Communication

OMG! The Oxford English Dic­tionary officially approves of the three-letter “word.” Among the entries in its latest edition are a number of expressions that first became popular online but then crossed over into everyday use.
Before administrative professional Ilja Kraag wrestles for too long with a difficult task at work, she checks in with her peers. “How do you do it?” she asks them. That trait—reaching out to others—is what makes Kraag a natural leader. The org chart may not show it, but Kraag leads her peers by setting the right example.
Make any decision-making group more effective by limiting membership to seven … Turn an intention into an action with the power of “when” … Find the volunteer gig that’s right for you …

How to talk to a company VIP

April 28, 2011 Categorized in: Internal Communication

At some point, it will happen: Suddenly you’ll find yourself face-to-face with the company CEO, with a few brief minutes to make your best impression. What will you say? Here’s fodder for just those occasions:
E-mail newsletters remain one of the most effective ways to build relationships with customers. For proof, look no further than the recent popularity of Groupon. If you’re asked to develop an e-mail newsletter, keep in mind these tips:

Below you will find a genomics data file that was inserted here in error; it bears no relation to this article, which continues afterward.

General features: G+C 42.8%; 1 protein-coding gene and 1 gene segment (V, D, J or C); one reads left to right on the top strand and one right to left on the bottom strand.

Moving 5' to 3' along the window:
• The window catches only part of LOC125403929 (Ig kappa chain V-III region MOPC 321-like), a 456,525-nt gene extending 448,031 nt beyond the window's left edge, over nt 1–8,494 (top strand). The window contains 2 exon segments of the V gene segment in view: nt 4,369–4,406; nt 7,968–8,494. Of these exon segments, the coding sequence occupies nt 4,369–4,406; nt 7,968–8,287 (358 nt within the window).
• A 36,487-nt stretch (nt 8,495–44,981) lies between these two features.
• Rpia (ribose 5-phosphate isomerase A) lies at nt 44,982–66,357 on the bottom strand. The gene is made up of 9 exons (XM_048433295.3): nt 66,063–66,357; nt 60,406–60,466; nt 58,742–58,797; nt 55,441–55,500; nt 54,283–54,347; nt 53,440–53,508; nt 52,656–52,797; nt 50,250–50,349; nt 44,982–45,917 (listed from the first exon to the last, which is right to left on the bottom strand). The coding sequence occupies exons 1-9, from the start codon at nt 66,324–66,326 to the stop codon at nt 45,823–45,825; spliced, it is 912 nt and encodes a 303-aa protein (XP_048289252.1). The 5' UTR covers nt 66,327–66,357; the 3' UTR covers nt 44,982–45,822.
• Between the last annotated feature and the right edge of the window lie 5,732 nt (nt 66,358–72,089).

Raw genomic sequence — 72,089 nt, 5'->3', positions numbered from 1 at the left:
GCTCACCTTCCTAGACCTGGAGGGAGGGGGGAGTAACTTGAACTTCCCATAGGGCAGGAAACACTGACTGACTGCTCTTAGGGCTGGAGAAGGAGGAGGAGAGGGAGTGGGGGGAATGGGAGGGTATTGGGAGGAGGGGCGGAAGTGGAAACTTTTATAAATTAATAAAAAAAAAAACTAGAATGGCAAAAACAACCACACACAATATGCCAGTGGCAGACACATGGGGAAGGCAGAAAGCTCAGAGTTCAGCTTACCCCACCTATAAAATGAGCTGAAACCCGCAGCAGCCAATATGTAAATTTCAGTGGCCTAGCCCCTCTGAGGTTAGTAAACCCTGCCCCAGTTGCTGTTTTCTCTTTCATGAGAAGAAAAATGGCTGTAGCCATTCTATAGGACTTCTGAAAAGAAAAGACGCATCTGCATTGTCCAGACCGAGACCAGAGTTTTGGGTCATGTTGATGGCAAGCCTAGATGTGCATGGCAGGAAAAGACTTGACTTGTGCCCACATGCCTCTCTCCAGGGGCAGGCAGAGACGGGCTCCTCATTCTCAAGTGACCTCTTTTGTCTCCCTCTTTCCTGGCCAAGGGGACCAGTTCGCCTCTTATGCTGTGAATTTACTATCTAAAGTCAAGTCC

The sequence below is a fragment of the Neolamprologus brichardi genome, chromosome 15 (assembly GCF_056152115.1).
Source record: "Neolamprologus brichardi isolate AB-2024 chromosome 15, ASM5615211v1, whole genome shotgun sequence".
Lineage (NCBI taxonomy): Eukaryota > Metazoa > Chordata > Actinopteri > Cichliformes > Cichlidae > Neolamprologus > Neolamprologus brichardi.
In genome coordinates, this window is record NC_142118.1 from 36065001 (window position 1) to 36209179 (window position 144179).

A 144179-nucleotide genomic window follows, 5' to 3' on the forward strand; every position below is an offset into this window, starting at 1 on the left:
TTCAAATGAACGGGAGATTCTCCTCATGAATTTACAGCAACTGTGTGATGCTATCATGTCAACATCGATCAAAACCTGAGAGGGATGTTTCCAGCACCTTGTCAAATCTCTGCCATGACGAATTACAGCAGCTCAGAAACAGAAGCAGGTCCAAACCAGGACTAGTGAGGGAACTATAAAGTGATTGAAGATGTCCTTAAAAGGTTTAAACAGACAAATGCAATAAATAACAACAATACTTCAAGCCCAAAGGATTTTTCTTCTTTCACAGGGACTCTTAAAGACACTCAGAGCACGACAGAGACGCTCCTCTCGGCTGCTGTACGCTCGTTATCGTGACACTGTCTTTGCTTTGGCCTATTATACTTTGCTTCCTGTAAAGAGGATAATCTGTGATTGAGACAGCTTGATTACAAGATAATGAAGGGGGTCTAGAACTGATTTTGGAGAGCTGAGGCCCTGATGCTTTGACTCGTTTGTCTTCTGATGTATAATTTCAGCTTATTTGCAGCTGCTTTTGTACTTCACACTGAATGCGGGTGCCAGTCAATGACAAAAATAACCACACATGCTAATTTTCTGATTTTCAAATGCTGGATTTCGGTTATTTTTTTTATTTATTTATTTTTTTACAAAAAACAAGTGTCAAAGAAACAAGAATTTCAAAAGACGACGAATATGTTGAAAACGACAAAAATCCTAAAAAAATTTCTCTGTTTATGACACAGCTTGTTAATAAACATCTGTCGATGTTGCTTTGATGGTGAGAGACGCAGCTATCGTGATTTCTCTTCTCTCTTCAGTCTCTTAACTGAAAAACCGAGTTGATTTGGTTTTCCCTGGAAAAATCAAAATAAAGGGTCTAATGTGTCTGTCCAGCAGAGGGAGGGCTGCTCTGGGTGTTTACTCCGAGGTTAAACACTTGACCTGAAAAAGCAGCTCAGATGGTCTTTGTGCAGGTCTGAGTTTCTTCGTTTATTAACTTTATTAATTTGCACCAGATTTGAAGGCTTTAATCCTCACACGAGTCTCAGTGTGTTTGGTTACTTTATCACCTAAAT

Paradoxically, being a perfectionist could get in the way of your ability to polish your business-writing skills. One professor at Smith College, Randy O. Frost, has studied perfectionism for years. He believes that perfectionists avoid writing tasks, procrastinate about them, and avoid having others review their work—all of which hinder improvement.
When a friend becomes the boss, the power shift can bring on strong emotions and conflict. To avert problems—and to save your friendship—keep emotions out of the way and focus on strengthening your new professional relationship:

5 grammar myths

April 15, 2011 Categorized in: Grammar Repair ShopWriting/Editing

Grammar Girl has debunked these grammar rules, saying, “Almost everyone believes at least one of these myths”:
If a colleague tries to sabotage you in front of the group, here’s what you should do: 1. Don’t approach someone for a discussion until you can think rationally. 2. Immediately address issues. 3. Stand up for yourself in a professional manner. 4. Wrap up on a positive note. 5. Report back to your boss.
Network by sharing online content, using the appropriate “share” buttons … Try this radical solution to unproductive meetings … Unhappy with what shows up when you google your name? Build your profile on business social-networking sites … Be explicit when asking for a favor …
Use these six strategies to say “No” to a request for your time … and make it stick:
U.S. workers could use a little cheering up. We could all use less snark, more support in the workplace. What can you do about it?
When you help someone by connecting them via an e-mail introduction, follow these three basic rules: 1. Be clear and up front about your motive. 2. Don’t copy all parties unless you are 100% positive the recipient will be open to the introduction. 3. Give the recipient an “out.”